So as you can see, next week’s earnings reports will take center stage and should guide our markets as we continue to go through the summer months. I look for volatility to increase which is typical with earnings reporting season. Good luck to all.

Have a great week 🙂


Stocks soar, the Fed pulls out all the stops!

I know we keep talking about the Federal Reserve, but on Thursday Ben Bernanke announced the mother of all stimulus programs. The new stimulus package includes $4o billion a month to be injected into the economy  and a promise that it won’t stop until the unemployment picture dramatically turns around. Never before has a central bank made such a large extended commitment and then tie it to the jobs market.

On the heels of this announcement, stocks soared with the Dow Jones Industrial Average (chart) finishing the week up 2.15% and is now up year to date 11.26%. The Nasdaq (chart) closed the week up 1.52% and year to date is up a staggering 22.22%. The S&P 500 (chart) on the week marched 1.94% higher and so far this year is up 16.55%,  and last but not least, the Russell 2000 (chart) small-cap index closed up 2.66% and is tracking a year to date gain of 16.71%

Yes I triple confirmed the above statistics and there are no typos. Now the multi-million dollar question is  “is this bull market out of breath?” It’s only natural to think that this tape is overdone and is well overdue due for a healthy 5% or even 10% pullback? This may especially ring true with the most recent middle east tensions, the upcoming third quarter earnings reporting season and of course the U.S. presidential elections all on the horizon. That said, with the Federal Reserves unprecedented commitment to truly do whatever it takes to get this economy and now the unemployment picture completely turned around, I would think that any pullbacks would provide excellent entry points. Whatever you choose to do, make sure to always consult with a professional investment advisor.

Have a great weekend 🙂


Rare August gains for key indices…

The four most followed indexes produced unlikely gains for the month of August. Typically the dog days of summer is seasonally weak for equities, but not this year. For the month of August, the Dow Jones Industrial Average (chart) closed up 0.63%, the Nasdaq (chart) +4.34%, the S&P 500 (chart) +1.98% and the small-cap Russell 2000 (chart) finished the month up 3.2%.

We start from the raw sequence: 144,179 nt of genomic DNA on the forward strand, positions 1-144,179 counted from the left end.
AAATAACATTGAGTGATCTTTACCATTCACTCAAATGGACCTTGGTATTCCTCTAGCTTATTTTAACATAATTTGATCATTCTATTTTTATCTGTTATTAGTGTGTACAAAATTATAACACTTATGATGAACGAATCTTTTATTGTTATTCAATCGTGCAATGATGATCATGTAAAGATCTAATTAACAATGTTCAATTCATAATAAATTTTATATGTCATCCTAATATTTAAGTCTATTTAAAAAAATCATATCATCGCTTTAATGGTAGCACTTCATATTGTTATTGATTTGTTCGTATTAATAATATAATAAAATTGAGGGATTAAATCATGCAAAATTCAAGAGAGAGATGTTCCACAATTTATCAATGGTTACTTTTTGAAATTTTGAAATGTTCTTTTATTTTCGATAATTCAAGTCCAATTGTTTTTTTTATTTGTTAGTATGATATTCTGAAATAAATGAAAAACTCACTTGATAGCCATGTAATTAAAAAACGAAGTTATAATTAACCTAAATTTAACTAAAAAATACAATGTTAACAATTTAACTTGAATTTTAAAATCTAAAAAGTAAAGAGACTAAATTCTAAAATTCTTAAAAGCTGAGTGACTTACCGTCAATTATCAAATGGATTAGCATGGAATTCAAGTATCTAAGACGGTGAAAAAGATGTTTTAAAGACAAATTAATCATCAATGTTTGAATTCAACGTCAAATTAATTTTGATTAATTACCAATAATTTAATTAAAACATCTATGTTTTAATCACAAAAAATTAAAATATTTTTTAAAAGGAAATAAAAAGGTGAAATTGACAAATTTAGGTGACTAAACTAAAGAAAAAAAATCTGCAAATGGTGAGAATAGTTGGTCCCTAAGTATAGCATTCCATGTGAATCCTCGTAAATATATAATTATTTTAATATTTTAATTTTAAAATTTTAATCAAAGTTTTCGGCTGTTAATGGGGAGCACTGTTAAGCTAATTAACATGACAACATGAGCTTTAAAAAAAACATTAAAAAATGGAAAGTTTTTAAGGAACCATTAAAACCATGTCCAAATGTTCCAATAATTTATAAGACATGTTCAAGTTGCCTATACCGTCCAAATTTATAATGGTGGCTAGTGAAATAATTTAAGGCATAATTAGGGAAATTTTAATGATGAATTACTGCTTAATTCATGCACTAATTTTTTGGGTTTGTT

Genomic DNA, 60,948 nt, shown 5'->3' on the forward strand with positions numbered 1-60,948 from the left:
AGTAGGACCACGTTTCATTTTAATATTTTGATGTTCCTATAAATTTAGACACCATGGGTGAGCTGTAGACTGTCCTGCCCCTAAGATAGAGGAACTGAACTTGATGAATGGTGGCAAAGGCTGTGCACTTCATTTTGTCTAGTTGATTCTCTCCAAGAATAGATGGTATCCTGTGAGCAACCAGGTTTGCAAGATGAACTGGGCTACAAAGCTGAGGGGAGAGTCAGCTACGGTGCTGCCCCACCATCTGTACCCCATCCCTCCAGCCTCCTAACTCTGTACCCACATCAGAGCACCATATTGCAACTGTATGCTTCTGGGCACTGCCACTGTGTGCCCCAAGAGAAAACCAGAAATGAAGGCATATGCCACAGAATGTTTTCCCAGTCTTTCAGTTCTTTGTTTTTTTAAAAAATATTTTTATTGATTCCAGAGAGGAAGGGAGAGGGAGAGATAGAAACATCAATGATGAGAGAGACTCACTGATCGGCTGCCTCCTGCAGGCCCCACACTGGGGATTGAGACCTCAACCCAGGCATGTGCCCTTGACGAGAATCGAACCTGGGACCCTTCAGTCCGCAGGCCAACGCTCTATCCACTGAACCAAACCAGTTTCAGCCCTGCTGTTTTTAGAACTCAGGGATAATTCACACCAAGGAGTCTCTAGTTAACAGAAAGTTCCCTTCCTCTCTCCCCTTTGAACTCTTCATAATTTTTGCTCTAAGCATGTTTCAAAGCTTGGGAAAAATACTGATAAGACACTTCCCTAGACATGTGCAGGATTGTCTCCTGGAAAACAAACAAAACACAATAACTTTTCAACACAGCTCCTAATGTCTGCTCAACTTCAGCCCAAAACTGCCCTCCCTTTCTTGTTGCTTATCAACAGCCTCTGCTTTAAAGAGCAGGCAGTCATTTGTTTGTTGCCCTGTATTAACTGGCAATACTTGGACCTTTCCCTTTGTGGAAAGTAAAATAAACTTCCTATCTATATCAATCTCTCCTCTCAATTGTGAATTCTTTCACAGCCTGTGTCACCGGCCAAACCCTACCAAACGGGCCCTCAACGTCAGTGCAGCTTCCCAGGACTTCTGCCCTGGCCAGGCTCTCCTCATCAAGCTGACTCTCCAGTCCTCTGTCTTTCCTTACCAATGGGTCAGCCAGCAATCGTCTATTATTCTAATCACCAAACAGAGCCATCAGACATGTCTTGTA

Stocks once again benefited by the Fed promising to take further steps to help boost the economy if needed. Speaking in Jackson Hole, Wyoming, Ben Bernanke reiterated his concern over the state of the economy and that the central bank is prepared to act if warranted. So how will this mantra play out for the month of September?

September is typically one of the weakest months of the year for equities, however, could this month buck the trend just like August did? We should find out in short order with the release of the unemployment report next Friday. Talk about market and political implications! If the job market continues to deteriorate, you better believe this will become even more of a focal point as the election approaches. A further decay in the unemployment picture should also give the fed confirmation to further stimulate the economy. If this scenario plays out, one could surmise that the markets would continue to lift and that Mitt and Ann Romney may be soon moving to Pennsylvania Avenue.

I hope everyone has a safe and enjoyable Labor Day weekend 🙂


Stocks lower on the week…

Despite a rally on Friday, the benchmark indexes finished the week in the red. The Dow Jones Industrial Average (chart) fell 0.88%, the Nasdaq (chart) -0.22%, the S&P 500 (chart) -0.50% and the Russell 2000 (chart) -1.31%. The market action this week broke a six week stretch of gains.

What helped fuel the market on Friday was Ben Bernanke’s comment in a letter that the Fed has more room to add yet even more stimulus if the economy needs it. Is it me or are we all a little exhausted by the same regurgitation of the Fed coming to the rescue of the economy and the markets? What’s clear is investors are are seemingly and exclusively looking to invest in stocks and bonds based on what the central banks will or will not do. To me this platform has now become overkill and I am going to be very cautious on the long side of things going forward. That said, if you have been short the market based on economic and corporate fundamentals, theoretically you have been on the right side of the trade, however, chances are your short thesis has hurt your portfolio because of the accommodative banking policies from around the world.

In my humble opinion this cannot go on forever and I certainly do not want to be long the market when the policymakers say “that’s enough!” Good luck to all.

Have a great weekend 🙂